Woodward returns to Blair’s ‘process is the policy” line…

Just heard Shawn Woodward on the Today programme this morning returning to tough talk on the peace process. As a Minister, Slugger understands he is already treating his Tory opposite number, Owen Paterson, as his inevitable successor… For all the tough talk (unless you’re planning to cross back over Shawn ;-)), it won’t be his call as to what happens. Despite the destructive dynamic at the heart of the P&J debacle we have learned one thing: there is nothing HMG nor the Republic governments can do to put a deal back together if the local parties don’t want it. The near fatal attack on a GAA Catholic policemen with a Republican background was clearly a message being sent directly to Stormont. But is the answer evenmore top down pressure when there is little evidence that the bottom up dynamic is working? Whatever happens “process as the policy” is as dead as Tony Blair’s administration. And the ‘poisoned Belgium’ model of the GFA has visibly failed…

  • Chris Donnelly

    And the ‘poisoned Belgium’ model of the GFA has visibly failed…


    Actually this is hard to sustain.

    Think of Churchill’s famed reference to democracy as being the worst option- barring all others- and you begin to appreciate how most people view the existing institutions.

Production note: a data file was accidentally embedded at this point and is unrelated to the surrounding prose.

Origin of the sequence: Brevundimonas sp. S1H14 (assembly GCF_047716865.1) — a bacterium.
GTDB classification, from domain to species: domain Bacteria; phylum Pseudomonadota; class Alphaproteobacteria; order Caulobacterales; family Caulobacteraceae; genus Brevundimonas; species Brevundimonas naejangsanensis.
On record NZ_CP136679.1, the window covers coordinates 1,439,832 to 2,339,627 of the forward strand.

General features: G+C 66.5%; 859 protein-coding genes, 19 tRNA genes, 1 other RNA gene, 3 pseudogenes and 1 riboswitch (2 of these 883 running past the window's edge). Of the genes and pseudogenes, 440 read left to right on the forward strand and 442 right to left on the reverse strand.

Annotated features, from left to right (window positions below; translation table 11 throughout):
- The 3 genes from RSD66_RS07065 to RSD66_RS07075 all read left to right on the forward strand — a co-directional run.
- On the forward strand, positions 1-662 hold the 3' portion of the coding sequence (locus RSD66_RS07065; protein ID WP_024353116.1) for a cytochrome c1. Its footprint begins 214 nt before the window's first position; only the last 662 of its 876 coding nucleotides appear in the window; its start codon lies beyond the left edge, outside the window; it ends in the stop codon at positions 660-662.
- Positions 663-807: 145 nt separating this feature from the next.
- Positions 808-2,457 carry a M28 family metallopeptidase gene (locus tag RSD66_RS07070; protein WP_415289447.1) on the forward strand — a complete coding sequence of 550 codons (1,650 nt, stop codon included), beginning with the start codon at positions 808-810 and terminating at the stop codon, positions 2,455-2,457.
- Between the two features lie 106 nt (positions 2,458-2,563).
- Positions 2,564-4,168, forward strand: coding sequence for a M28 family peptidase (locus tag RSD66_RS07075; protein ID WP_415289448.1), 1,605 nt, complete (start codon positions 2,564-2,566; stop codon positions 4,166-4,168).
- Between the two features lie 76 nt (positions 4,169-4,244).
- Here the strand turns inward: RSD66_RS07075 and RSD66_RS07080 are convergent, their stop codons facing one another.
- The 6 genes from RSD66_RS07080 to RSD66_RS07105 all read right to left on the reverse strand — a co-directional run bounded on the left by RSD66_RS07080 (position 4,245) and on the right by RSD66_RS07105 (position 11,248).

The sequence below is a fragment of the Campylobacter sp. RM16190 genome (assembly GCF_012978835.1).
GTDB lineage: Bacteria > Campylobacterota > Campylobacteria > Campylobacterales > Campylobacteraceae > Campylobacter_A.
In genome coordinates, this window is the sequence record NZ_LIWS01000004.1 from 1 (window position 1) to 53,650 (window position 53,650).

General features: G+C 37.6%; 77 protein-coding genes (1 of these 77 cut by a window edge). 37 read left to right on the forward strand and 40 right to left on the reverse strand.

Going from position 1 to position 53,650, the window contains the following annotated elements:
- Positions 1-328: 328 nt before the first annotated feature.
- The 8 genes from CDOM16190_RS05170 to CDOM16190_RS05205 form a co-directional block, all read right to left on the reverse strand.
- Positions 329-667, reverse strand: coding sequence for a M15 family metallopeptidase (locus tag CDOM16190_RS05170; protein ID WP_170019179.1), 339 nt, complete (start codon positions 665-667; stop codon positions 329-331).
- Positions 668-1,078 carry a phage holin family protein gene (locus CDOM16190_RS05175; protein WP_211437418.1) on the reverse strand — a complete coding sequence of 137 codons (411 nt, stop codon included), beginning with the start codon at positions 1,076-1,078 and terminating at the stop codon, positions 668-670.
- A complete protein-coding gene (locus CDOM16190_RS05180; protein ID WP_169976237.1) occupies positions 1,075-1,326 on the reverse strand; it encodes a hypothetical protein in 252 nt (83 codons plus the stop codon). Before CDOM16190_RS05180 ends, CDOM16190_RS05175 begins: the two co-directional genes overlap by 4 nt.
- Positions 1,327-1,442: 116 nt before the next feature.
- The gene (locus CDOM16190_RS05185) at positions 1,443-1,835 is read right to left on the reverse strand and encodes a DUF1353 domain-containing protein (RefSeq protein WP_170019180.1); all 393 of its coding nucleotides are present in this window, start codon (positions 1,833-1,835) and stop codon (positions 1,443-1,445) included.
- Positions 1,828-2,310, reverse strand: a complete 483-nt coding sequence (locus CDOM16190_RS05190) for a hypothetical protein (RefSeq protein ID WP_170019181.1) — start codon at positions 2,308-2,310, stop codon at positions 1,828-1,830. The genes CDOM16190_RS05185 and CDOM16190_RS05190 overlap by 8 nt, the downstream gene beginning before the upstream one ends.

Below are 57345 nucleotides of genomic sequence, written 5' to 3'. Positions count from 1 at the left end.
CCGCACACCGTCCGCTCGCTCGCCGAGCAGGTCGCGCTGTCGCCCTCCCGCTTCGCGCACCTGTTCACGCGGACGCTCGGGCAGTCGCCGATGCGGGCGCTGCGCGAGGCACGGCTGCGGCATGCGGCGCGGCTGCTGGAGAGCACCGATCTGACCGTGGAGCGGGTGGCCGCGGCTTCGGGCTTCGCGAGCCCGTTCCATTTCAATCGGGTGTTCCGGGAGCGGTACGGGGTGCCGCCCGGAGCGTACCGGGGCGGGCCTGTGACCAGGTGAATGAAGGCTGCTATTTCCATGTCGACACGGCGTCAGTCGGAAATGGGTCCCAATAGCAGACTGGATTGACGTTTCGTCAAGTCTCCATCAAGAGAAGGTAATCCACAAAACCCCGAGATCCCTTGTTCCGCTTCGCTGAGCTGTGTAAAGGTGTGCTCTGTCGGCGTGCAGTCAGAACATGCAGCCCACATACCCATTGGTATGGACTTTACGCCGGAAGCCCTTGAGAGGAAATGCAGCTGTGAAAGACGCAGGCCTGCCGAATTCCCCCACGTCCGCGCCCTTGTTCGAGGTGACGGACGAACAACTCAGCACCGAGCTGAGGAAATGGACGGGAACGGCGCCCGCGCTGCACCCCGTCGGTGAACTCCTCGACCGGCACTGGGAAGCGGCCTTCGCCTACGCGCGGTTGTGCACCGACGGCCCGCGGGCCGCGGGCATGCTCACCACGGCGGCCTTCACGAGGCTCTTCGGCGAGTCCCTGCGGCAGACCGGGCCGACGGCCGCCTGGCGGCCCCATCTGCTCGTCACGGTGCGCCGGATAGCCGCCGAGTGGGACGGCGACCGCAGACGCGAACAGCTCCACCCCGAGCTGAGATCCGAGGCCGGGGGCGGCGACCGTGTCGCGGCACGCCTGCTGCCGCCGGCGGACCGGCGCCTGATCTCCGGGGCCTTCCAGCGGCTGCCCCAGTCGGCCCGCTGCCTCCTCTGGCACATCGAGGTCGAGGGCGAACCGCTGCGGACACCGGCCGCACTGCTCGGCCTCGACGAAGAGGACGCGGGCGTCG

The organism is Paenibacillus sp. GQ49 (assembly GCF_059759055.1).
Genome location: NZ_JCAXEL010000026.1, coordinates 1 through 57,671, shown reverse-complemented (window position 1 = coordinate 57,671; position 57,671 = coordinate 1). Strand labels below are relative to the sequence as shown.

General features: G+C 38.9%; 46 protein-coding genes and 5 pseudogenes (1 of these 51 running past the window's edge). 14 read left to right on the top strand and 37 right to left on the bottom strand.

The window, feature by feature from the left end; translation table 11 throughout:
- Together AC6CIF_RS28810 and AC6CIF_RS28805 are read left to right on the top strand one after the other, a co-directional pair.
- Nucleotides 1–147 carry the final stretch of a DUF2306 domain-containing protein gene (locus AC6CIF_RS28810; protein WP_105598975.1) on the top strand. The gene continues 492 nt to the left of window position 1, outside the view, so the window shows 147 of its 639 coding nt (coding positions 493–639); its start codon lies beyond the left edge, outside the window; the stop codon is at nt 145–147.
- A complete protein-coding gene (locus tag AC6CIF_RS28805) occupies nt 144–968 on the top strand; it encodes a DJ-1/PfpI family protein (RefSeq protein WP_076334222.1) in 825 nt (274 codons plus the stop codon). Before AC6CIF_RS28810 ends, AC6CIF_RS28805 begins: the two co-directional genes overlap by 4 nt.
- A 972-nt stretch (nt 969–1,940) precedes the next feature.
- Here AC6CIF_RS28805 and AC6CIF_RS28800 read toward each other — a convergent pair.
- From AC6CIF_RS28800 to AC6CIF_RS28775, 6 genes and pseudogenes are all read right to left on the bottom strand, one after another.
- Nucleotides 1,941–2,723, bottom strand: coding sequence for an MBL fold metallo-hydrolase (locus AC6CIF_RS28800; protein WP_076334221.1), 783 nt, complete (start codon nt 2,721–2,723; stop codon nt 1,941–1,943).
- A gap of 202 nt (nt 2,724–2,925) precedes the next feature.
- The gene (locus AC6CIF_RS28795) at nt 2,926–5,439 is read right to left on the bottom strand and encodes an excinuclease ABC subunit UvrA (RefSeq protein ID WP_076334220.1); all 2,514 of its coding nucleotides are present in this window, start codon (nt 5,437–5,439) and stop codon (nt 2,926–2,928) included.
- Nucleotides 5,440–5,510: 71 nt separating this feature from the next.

If Robinsongate hastens the demise of Devolution Mark II, I’d imagine the governments- and most people- will be at least content that there is no serious threat of a return to long-term political instability characterised by sustained violent campaigns- though naturally that’ll be scant consolation for the deceased victims of violence in Antrim and Coleraine last year, nor the family of the Randalstown PSNI officer criticually injured yesterday.

    In reality, the parameters of any return to devolution are set in stone (as evidenced by the DUP’s acceptance of the St Andrew’s Agreement.)

    A willingess to work in partnership is the key to long-term stability in a society as deeply divided as ours.

  • “And the ‘poisoned Belgium’ model of the GFA has visibly failed…”

    So what happens to the leaders of the YES campaign now? Who imagined that ‘constructive ambiguity’ could be anything other than destructive?

    Are Catholic officers the only officers being attacked in the current militant republican campaign? I understand that quite a few students aren’t completing their training courses whilst others are resigning whilst only a short way into their careers. The mental pressures on all officers and their families must be severe but especially on those who might be considered most at risk of attack.

    The PSNI appears to have introduced a new gambit in its presentation of manpower statistics ie leave out the Patten Established figures in the hope that website viewers won’t notice the current significant deficit of constables or the inclusion of students in the total of full time officers.

    I’m also told that a senior PSNI officer claimed that the PSNI figures were wrong when confronted with the shortfalls highlighted in the published statistics. Might there be a connection between the claim and the new gambit?